Hemp is the next big _______

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In 2016, Montana had zero reported acres of industrial hemp.  In 2018, Montana narrowly became number one in the country for hemp acres at approximately 22,000 acres.  In a state with over 5 million acres planted to wheat alone, that’s still a relatively small number. But it represents a dramatic increase and one that is getting a lot of attention. 

Map of hemp acres, by state.
Montana is now number one in industrial hemp acreage.
Data source: VoteHemp.org

So, what’s up?  One of the reasons that industrial hemp has been such a buzzing topic is that cultivation has largely been banned for many years.  The 2018 farm bill changed that and labels industrial help as a commodity crop that can be covered by federal crop insurance.  OK, what does industrial hemp mean?  The Montana Annotated Code defines industrial hemp as “all parts and varieties of the plant Cannabis sativa L. containing no greater than 0.3% tetrahydrocannabinol,” or THC. 

Chart of top acreage crops in Montana:  wheat, followed by hay., then barley and pulses.
Hemp is far from being included in Montana’s top acreage crops.

Another reason I hypothesize that hemp has generated so much interest is prices for most major commodity crops are not great right now.  USDA forecasts that year over year net farm income will decline approximately 12% from 2017 levels, which were a brief respite from the previous several years of declines.  According to Health Canada, hemp has a short growing season and suppresses weeds, both of which are pretty desirable qualities in general, but particularly for Montana growers.  And there have been reports of farmers turning a nice profit growing hemp while other crops have had a rough time in the market.

Where is this hemp production taking place in the state?  Data from Ian Foley at the Montana Department of Ag show the bulk being produced in Montana’s northern counties—with Roosevelt, Sheridan, and Toole counties as the top three in terms of acreage for 2018.  These counties are all pretty close to Canada, where hemp production has been legal since 1998 and grew nearly 140,000 acres in 2017.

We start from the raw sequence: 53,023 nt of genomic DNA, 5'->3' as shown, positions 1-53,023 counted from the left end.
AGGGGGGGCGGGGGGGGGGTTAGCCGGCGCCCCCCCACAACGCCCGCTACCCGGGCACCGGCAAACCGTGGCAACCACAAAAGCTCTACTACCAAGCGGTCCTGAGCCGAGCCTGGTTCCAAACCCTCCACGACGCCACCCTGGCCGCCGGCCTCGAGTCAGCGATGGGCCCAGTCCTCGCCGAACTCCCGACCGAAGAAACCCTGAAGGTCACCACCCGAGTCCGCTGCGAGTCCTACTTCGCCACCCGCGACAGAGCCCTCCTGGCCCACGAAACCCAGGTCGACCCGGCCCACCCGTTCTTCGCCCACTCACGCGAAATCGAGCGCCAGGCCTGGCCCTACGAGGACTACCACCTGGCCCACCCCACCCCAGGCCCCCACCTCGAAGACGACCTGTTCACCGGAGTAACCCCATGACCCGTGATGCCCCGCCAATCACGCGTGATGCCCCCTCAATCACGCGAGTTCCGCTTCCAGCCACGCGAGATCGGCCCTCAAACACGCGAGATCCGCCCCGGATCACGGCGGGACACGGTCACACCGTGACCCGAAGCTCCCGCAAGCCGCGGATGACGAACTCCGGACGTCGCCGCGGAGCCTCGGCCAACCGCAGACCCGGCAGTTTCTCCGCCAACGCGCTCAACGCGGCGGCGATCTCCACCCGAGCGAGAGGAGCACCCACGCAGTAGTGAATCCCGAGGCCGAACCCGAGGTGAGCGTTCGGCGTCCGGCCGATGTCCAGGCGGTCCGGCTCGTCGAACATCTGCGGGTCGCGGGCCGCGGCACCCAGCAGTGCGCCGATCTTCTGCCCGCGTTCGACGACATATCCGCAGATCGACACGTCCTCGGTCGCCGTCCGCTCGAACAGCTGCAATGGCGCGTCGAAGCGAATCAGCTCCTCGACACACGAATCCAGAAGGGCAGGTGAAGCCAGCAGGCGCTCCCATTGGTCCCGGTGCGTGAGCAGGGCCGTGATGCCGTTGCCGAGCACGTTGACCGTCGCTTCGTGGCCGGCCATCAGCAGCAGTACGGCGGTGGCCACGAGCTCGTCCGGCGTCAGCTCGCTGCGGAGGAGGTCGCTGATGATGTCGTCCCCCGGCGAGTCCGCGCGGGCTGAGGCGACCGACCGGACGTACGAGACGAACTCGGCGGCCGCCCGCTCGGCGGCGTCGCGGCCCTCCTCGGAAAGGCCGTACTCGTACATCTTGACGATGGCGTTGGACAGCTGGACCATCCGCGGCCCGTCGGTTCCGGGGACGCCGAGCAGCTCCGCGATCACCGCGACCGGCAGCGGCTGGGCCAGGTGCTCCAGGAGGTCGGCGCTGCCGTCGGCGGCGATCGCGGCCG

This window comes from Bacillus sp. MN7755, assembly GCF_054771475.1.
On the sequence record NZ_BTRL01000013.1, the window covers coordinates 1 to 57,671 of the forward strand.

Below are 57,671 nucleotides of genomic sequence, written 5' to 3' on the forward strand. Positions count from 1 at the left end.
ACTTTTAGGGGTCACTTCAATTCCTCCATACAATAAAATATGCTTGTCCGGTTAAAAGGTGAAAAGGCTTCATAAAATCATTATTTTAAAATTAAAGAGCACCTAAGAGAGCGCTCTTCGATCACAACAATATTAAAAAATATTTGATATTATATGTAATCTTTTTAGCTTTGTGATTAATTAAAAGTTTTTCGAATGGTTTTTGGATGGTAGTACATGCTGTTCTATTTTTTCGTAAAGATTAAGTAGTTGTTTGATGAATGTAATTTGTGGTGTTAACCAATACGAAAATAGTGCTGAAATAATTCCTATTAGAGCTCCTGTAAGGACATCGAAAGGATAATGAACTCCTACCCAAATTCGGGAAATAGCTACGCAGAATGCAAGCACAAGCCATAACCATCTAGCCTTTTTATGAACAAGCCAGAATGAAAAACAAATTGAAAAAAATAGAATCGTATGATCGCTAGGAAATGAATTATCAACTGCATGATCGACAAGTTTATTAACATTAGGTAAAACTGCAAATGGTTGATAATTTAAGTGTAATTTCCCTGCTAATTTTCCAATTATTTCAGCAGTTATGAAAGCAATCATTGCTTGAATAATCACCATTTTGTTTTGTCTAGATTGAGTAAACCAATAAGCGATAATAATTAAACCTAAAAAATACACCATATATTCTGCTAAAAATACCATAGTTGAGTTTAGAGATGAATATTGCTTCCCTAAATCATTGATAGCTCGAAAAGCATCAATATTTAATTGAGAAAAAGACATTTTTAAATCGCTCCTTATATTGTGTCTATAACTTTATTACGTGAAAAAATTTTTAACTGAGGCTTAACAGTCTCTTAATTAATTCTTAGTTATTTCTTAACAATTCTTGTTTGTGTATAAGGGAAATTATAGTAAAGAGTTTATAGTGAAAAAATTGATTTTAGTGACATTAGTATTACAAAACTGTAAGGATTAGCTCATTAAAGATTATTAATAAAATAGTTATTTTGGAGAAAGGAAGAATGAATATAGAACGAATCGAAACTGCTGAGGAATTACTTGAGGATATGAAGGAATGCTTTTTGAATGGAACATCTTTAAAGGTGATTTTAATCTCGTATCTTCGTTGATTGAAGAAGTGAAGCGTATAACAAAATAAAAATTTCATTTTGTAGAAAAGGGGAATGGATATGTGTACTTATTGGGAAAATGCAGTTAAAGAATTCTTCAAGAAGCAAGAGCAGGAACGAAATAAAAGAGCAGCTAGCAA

Currently, there are no shortage of purported uses for the crop, including paper, rope, protein supplements, and construction materials. One product that has received a lot of attention over the last couple years is CBD, or cannabidiol. At least a couple CBD processing facilities are currently in the works in Montana. But both the legality of cannabidiol, and its efficacy (especially with regard to dosing) in many suggested uses such as treating anxiety are murky.

So, is hemp the next big thing?  Probably not for risk averse farmers.  Some advisors are suggesting that growers secure a purchaser before planting, which would address at least some of the market, but not production risk.  Signs point to acreage of industrial hemp expanding over the coming year, which would increase supply and potentially drive prices down if demand doesn’t keep up, potentially adding hemp to the list of crops fetching pretty marginal (or negative) returns.  But as supply chains are formed and research continues, it’s certainly something to watch.

This post was written with help from MSU DAEE Graduate Student Molly DelCurto, MSU Extension Cropping Systems Specialist Kent McVay, and Johns Hopkins Post-doctoral Research Fellow Manoj Doss.

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About Author

Kate Binzen Fuller is an assistant professor and extension specialist in the Department of Agricultural Economics and Economics at Montana State University. She holds an M.S. and Ph.D. from the University of California, Davis. Her extension and research program focuses on the economics of farm management decisions, including USDA programs and policies, pest and disease responses, and issues surrounding leasing and land values. Kate’s extension program takes her on the road often, resulting in a rapidly expanding knowledge and appreciation for Montana’s interstates, highways, and (especially) gravel roads.

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